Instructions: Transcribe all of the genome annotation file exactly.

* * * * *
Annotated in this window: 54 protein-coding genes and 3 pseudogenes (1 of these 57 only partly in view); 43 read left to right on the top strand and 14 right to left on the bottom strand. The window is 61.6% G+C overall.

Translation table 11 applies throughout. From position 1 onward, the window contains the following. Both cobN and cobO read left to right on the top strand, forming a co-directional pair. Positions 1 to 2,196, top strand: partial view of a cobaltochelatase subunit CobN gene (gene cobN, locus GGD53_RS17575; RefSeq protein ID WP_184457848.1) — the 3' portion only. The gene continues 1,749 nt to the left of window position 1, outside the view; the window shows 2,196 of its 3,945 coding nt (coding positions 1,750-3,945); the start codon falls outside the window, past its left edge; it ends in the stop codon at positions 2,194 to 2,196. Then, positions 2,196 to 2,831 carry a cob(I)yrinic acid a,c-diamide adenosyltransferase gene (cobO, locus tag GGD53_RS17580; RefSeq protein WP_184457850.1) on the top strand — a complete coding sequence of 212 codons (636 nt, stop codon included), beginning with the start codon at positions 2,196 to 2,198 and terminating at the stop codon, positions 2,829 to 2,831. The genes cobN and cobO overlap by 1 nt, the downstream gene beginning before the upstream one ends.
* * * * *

Annotated in this window: 54 protein-coding genes and 3 pseudogenes (1 of these 57 only partly in view); 43 read left to right on the top strand and 14 right to left on the bottom strand. The window is 61.6% G+C overall.

Translation table 11 applies throughout. From position 1 onward, the window contains the following. Both cobN and cobO read left to right on the top strand, forming a co-directional pair. Positions 1 to 2,196, top strand: partial view of a cobaltochelatase subunit CobN gene (gene cobN, locus GGD53_RS17575; RefSeq protein ID WP_184457848.1) — the 3' portion only. The gene continues 1,749 nt to the left of window position 1, outside the view; the window shows 2,196 of its 3,945 coding nt (coding positions 1,750-3,945); the start codon falls outside the window, past its left edge; it ends in the stop codon at positions 2,194 to 2,196. Then, positions 2,196 to 2,831 carry a cob(I)yrinic acid a,c-diamide adenosyltransferase gene (cobO, locus tag GGD53_RS17580; RefSeq protein WP_184457850.1) on the top strand — a complete coding sequence of 212 codons (636 nt, stop codon included), beginning with the start codon at positions 2,196 to 2,198 and terminating at the stop codon, positions 2,829 to 2,831. The genes cobN and cobO overlap by 1 nt, the downstream gene beginning before the upstream one ends.